The projections are for the most part voodoo economics, so any projection of loss based on them is inherently flawed as well. But these losses are very real, and most unfortunate for the business owners, the local governments, and the state. It’s easy and fun to heckle the Dallas Arlington North Texas Super Bowl extravaganza, but I wouldn’t wish this on anyone. Hopefully the somewhat warmer weekend weather helped them regain a bit of what they missed out on.

For what it’s worth, there’s apparently plenty of party action elsewhere in the state, and around the country. This is being viewed as a positive economic indicator for the year, as folks are buying more than just snacks for the first time in awhile. Probably not much of a consolation to North Texas, but good news anyway.

Time once again to play “Guess the economic impact”

So just how much money does Dallas Arlington North Texas hope to rake in from Super Bowl XL? Opinions differ. Yeah, I’m shocked, too.

A larger stadium, an improving economy and die-hard fan bases for the Green Bay Packers and Pittsburgh Steelers will lead to record spending for Super Bowl XLV, according to projections by accounting firm PricewaterhouseCoopers.

The firm estimates that visitors to North Texas will shell out $202 million for everything from hotel rooms to stadium snacks to corporate parties. That does not include the Super Bowl tickets; that revenue goes to the league.

The estimate is higher than the $195 million attributed to the 2007 Super Bowl in the Miami area, which was the previous record.
PricewaterhouseCoopers attributed a slowdown in Super Bowl spending at the past three games to the recession.

[…]

The PricewaterhouseCoopers estimates are much lower than projections made by a firm hired by the local Super Bowl XLV host committee. Research from Marketing Information Masters estimated $612 million in direct spending.

The company’s founder, Michael Casinelli, said in an e-mail that he was out of the office and could not discuss the study.

He said he also disagreed with an earlier story in The Dallas Morning News that said that one of his past studies appeared to overstate the economic benefit of the NBA All-Star Game.

[…]

Todd Jewell, acting chairman of the economics department at the University of North Texas in Denton, said he’s skeptical of even the lower number.

He said many academic economists estimate Super Bowl spending at $40 million or $50 million instead. Those numbers factor in regular spending that’s crowded out by Super Bowl spending or “displacement.”

“It just isn’t the boon people think it is,” he said.

Pick a number, any number – you have as much chance of being right as the experts do. And since no one checks the figures after the fact, who can say you’ll be wrong?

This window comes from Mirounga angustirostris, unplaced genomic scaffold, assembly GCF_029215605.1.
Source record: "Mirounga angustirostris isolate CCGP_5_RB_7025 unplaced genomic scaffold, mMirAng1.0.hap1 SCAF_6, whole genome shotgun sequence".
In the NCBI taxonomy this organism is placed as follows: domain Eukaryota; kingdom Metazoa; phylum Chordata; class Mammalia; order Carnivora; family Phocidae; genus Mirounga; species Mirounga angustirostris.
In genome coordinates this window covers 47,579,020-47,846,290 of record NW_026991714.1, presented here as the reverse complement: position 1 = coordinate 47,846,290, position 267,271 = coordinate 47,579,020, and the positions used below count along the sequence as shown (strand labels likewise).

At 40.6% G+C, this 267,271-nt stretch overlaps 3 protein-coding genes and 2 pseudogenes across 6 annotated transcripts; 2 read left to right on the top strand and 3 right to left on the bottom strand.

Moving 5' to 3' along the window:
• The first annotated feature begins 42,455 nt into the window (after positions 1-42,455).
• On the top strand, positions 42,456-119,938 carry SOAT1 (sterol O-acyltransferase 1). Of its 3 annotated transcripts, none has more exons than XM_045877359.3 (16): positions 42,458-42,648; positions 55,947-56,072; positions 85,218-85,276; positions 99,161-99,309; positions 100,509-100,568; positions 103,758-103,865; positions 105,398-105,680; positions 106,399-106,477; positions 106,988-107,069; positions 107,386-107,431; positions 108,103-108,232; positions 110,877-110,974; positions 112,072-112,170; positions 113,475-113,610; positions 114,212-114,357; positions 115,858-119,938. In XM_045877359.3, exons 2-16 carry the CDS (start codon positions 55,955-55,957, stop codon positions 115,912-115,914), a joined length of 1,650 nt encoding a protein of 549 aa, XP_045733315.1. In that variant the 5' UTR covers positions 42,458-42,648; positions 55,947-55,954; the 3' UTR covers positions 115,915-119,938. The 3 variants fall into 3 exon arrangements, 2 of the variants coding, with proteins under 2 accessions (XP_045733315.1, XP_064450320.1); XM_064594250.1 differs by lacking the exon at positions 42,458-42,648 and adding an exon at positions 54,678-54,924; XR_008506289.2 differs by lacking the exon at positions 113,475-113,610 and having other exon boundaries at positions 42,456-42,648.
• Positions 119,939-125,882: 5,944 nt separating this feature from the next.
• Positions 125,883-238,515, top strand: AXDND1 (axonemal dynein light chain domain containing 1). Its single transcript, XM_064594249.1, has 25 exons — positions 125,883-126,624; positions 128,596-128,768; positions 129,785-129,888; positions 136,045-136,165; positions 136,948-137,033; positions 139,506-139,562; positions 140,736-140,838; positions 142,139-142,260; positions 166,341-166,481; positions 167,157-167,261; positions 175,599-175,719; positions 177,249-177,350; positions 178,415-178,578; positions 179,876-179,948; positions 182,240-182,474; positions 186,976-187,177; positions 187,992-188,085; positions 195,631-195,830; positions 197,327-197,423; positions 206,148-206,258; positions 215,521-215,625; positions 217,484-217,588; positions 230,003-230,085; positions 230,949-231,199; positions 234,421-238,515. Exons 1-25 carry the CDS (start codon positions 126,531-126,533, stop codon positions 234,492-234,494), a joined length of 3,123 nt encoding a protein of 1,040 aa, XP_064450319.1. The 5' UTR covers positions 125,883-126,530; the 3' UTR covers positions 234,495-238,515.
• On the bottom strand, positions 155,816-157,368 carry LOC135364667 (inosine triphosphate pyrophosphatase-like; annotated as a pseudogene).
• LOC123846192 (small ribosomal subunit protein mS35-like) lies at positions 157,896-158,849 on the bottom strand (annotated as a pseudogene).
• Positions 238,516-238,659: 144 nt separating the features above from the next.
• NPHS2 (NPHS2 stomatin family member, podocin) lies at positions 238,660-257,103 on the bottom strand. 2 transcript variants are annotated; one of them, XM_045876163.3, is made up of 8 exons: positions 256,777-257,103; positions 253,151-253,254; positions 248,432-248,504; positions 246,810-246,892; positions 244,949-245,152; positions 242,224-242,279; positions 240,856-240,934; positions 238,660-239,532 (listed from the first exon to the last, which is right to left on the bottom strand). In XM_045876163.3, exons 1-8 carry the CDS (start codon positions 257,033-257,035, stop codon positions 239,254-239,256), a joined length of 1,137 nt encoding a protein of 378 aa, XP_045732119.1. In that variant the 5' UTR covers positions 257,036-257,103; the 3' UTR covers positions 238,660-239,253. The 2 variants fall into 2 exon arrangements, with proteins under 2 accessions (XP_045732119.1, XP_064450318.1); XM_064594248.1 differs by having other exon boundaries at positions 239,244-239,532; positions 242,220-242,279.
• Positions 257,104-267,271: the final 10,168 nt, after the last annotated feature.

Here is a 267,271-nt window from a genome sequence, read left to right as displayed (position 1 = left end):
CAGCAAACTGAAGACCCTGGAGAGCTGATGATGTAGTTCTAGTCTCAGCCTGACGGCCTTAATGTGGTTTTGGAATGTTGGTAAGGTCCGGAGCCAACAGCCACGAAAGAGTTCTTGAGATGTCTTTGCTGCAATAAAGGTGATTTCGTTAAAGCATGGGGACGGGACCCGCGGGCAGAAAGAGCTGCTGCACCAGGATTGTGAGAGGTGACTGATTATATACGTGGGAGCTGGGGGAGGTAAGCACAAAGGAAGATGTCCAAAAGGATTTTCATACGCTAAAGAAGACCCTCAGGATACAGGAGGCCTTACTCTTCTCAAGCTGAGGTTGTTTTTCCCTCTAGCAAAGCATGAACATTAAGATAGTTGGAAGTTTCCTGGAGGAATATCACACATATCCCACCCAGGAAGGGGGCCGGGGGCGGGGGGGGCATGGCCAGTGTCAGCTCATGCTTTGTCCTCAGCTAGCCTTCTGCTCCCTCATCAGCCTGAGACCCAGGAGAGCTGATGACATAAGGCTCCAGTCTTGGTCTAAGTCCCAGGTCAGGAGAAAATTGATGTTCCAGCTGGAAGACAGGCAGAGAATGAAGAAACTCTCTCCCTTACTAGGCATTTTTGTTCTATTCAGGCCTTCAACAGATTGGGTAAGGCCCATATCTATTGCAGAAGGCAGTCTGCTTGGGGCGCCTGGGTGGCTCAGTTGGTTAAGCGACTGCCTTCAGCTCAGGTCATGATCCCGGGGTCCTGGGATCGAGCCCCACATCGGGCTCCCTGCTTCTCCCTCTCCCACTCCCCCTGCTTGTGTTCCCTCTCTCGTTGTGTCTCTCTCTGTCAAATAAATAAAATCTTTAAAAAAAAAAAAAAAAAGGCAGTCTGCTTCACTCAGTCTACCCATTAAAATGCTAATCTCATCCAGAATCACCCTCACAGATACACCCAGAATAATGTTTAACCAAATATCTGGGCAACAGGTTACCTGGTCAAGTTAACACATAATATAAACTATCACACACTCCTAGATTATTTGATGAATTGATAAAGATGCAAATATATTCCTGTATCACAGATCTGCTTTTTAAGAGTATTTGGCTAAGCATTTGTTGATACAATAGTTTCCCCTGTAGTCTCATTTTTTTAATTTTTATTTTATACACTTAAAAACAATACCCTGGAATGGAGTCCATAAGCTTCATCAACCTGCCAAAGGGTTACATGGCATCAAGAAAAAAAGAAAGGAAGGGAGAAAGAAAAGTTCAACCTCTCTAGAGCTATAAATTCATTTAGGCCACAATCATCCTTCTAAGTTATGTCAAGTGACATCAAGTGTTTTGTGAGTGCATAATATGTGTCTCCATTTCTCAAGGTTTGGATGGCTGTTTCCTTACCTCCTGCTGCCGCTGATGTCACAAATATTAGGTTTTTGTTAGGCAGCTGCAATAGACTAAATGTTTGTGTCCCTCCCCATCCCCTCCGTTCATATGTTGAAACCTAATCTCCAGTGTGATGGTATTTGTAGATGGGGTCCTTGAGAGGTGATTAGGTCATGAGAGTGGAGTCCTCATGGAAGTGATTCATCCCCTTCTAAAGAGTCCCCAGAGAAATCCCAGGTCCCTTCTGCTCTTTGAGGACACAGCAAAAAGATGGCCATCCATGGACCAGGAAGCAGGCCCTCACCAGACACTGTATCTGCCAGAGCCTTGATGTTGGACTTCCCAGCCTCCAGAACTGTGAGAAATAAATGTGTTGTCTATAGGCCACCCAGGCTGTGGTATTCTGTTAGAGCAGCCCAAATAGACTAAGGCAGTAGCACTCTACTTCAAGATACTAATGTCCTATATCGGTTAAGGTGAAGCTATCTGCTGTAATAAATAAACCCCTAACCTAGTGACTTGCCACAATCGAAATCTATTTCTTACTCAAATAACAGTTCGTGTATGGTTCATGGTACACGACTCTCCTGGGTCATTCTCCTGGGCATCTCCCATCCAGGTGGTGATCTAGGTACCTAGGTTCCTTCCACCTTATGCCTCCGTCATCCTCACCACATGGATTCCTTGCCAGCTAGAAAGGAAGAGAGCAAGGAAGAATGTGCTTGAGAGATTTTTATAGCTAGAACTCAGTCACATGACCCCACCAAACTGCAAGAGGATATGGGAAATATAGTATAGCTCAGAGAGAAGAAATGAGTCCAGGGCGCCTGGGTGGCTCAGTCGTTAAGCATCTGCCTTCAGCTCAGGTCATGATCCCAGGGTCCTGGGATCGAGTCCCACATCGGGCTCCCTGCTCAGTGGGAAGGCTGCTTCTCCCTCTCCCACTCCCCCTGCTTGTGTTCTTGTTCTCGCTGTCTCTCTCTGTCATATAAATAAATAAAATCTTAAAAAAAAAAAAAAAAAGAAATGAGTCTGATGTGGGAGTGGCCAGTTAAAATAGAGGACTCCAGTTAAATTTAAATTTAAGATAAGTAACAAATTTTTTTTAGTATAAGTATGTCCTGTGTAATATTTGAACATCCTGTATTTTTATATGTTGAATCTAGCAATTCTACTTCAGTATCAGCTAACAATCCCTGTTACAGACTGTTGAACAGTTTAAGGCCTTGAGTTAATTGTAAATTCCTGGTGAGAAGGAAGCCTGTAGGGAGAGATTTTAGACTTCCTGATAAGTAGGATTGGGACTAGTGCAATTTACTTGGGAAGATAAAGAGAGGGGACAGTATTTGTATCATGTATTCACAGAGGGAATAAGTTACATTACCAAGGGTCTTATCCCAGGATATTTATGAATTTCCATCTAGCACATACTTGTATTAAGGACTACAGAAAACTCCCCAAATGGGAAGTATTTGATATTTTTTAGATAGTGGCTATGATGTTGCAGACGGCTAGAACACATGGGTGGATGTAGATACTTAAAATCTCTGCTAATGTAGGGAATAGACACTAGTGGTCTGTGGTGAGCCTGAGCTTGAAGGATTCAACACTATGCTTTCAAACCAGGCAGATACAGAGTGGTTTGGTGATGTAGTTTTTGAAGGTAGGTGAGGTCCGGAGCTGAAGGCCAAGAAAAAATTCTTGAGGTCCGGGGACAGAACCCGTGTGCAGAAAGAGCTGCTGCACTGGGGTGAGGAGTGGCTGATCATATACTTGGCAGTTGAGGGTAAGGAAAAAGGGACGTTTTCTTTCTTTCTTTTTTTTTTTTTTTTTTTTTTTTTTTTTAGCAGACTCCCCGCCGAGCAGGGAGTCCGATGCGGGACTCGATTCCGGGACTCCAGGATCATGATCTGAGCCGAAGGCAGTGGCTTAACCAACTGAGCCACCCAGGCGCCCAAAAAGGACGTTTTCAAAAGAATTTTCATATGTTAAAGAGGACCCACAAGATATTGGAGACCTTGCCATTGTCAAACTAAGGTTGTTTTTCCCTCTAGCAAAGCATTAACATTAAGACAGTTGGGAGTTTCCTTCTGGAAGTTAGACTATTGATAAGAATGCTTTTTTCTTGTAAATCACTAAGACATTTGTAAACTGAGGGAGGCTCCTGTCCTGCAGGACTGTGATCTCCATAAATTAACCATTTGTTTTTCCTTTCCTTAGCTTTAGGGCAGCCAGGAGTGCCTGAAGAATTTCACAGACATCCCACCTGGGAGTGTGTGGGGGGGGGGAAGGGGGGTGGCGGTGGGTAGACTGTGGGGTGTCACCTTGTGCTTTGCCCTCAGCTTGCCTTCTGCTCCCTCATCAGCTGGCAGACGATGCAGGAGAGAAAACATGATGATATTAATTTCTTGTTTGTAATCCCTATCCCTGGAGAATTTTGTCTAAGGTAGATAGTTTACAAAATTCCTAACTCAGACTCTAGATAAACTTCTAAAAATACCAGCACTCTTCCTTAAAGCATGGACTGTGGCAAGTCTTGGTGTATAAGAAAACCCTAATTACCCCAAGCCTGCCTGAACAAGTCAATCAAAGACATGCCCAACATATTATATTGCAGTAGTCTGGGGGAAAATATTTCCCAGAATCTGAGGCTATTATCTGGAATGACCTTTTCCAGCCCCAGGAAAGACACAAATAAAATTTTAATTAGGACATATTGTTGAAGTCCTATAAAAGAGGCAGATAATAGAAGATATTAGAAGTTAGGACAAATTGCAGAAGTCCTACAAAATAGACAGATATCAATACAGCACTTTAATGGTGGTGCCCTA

You can still text while driving in Arlington

At least one town is bucking the no-texting-while-driving trend.

The Arlington City Council on Tuesday decided not to consider a citywide ban on texting while driving.

City councilmember Robert Rivera had requested to set texting while driving as an agenda item for the council’s next session in August, but when Mayor Robert Cluck called for a straw vote the motion was defeated, 4-3.

“What I want is just to provide as premier a level of public safety on Arlington streets as possible,” Rivera said before Tuesday’s vote. “The first step is to have the discussion.”

Text away, Arlington drivers. For now, anyway. I do believe a state law banning the practice is inevitable – maybe not this session, but sooner or later – so enjoy it while you can.

Houston extends red light camera contract

We’ll have red light cameras to kick around for at least a few more years.

The City Council extended the contract of the company that administers its red-light camera program for three more years Wednesday, aiming to thwart legislation pending in Austin that would sunset the use of the devices.

The ordinance, which passed Wednesday with only two nay votes — by members Mike Sullivan and Jolanda Jones — extends the camera program through May 2014. The action was a preemptive effort meant to keep the program active in case a bill in the Legislature succeeds in precluding municipalities from adding the cameras or extending contracts with vendors after June 1, 2009.

The provision was included as an amendment to a bill that already has passed in the House and is expected to be hashed out in the coming days in a conference committee. Rep. Gary Elkins, R-Houston, sponsored the amendment.

The cities of Amarillo, Arlington, Baytown, Fort Worth and Irving all took similar steps to extend their programs, in some cases continuing them for an additional 15 to 20 years.